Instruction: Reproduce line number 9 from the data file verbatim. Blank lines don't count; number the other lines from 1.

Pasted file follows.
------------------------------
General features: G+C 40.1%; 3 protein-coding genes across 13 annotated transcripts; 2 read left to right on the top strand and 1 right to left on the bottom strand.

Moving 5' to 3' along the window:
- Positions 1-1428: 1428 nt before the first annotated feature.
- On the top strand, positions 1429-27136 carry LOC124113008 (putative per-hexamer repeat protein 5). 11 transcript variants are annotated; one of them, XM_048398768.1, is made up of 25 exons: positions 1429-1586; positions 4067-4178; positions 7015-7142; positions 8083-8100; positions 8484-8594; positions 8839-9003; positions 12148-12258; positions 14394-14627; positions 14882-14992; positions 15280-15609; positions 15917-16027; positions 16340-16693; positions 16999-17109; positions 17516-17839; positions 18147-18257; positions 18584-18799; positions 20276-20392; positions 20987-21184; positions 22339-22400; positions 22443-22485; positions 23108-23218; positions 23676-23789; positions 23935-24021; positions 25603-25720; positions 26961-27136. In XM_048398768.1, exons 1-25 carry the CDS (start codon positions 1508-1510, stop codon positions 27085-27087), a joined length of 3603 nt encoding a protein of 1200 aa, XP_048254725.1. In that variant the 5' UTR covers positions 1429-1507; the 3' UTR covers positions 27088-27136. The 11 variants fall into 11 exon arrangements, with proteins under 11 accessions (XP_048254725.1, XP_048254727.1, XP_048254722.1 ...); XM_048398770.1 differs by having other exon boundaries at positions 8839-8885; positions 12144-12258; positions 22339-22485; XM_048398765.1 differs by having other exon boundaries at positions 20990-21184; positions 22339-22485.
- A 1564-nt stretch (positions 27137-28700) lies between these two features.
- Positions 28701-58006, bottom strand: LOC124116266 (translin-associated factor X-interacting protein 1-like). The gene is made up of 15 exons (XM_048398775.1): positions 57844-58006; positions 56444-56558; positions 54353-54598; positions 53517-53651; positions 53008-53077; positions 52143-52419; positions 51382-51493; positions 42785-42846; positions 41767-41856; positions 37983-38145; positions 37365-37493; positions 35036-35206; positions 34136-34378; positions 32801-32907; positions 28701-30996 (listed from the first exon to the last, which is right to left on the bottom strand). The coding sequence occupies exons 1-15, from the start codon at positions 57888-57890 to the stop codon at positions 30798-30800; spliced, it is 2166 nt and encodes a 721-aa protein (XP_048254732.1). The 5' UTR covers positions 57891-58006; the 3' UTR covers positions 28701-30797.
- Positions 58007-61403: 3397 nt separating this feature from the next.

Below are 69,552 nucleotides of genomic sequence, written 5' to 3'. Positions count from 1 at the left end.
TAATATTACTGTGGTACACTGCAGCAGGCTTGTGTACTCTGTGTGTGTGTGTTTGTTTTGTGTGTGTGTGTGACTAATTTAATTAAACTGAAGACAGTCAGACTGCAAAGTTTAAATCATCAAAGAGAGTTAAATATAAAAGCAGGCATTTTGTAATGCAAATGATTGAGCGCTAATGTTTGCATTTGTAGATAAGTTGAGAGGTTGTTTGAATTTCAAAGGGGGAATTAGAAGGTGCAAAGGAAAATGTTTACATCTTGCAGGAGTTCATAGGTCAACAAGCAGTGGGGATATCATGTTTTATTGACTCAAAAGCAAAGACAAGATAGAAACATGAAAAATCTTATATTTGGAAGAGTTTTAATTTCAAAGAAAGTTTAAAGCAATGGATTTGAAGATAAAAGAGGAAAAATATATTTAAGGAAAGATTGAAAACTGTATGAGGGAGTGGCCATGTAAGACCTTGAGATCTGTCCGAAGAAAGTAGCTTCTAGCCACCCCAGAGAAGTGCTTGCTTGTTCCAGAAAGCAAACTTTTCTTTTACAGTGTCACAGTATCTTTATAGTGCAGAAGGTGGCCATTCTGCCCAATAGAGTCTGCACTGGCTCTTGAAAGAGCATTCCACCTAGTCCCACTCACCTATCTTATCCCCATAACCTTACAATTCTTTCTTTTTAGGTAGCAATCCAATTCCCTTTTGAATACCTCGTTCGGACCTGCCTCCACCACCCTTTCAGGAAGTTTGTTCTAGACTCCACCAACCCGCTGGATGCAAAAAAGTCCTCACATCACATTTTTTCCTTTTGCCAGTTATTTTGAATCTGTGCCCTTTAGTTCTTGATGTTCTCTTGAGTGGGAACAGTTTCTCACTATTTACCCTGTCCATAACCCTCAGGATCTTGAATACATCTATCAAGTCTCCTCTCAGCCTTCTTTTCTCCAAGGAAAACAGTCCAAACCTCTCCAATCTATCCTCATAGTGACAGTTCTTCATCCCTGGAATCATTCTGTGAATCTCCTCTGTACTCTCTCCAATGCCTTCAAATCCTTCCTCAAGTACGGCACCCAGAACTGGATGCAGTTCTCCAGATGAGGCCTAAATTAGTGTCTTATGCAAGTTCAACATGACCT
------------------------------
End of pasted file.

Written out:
TAATATTACTGTGGTACACTGCAGCAGGCTTGTGTACTCTGTGTGTGTGTGTTTGTTTTGTGTGTGTGTGTGACTAATTTAATTAAACTGAAGACAGTCAGACTGCAAAGTTTAAATCATCAAAGAGAGTTAAATATAAAAGCAGGCATTTTGTAATGCAAATGATTGAGCGCTAATGTTTGCATTTGTAGATAAGTTGAGAGGTTGTTTGAATTTCAAAGGGGGAATTAGAAGGTGCAAAGGAAAATGTTTACATCTTGCAGGAGTTCATAGGTCAACAAGCAGTGGGGATATCATGTTTTATTGACTCAAAAGCAAAGACAAGATAGAAACATGAAAAATCTTATATTTGGAAGAGTTTTAATTTCAAAGAAAGTTTAAAGCAATGGATTTGAAGATAAAAGAGGAAAAATATATTTAAGGAAAGATTGAAAACTGTATGAGGGAGTGGCCATGTAAGACCTTGAGATCTGTCCGAAGAAAGTAGCTTCTAGCCACCCCAGAGAAGTGCTTGCTTGTTCCAGAAAGCAAACTTTTCTTTTACAGTGTCACAGTATCTTTATAGTGCAGAAGGTGGCCATTCTGCCCAATAGAGTCTGCACTGGCTCTTGAAAGAGCATTCCACCTAGTCCCACTCACCTATCTTATCCCCATAACCTTACAATTCTTTCTTTTTAGGTAGCAATCCAATTCCCTTTTGAATACCTCGTTCGGACCTGCCTCCACCACCCTTTCAGGAAGTTTGTTCTAGACTCCACCAACCCGCTGGATGCAAAAAAGTCCTCACATCACATTTTTTCCTTTTGCCAGTTATTTTGAATCTGTGCCCTTTAGTTCTTGATGTTCTCTTGAGTGGGAACAGTTTCTCACTATTTACCCTGTCCATAACCCTCAGGATCTTGAATACATCTATCAAGTCTCCTCTCAGCCTTCTTTTCTCCAAGGAAAACAGTCCAAACCTCTCCAATCTATCCTCATAGTGACAGTTCTTCATCCCTGGAATCATTCTGTGAATCTCCTCTGTACTCTCTCCAATGCCTTCAAATCCTTCCTCAAGTACGGCACCCAGAACTGGATGCAGTTCTCCAGATGAGGCCTAAATTAGTGTCTTATGCAAGTTCAACATGACCT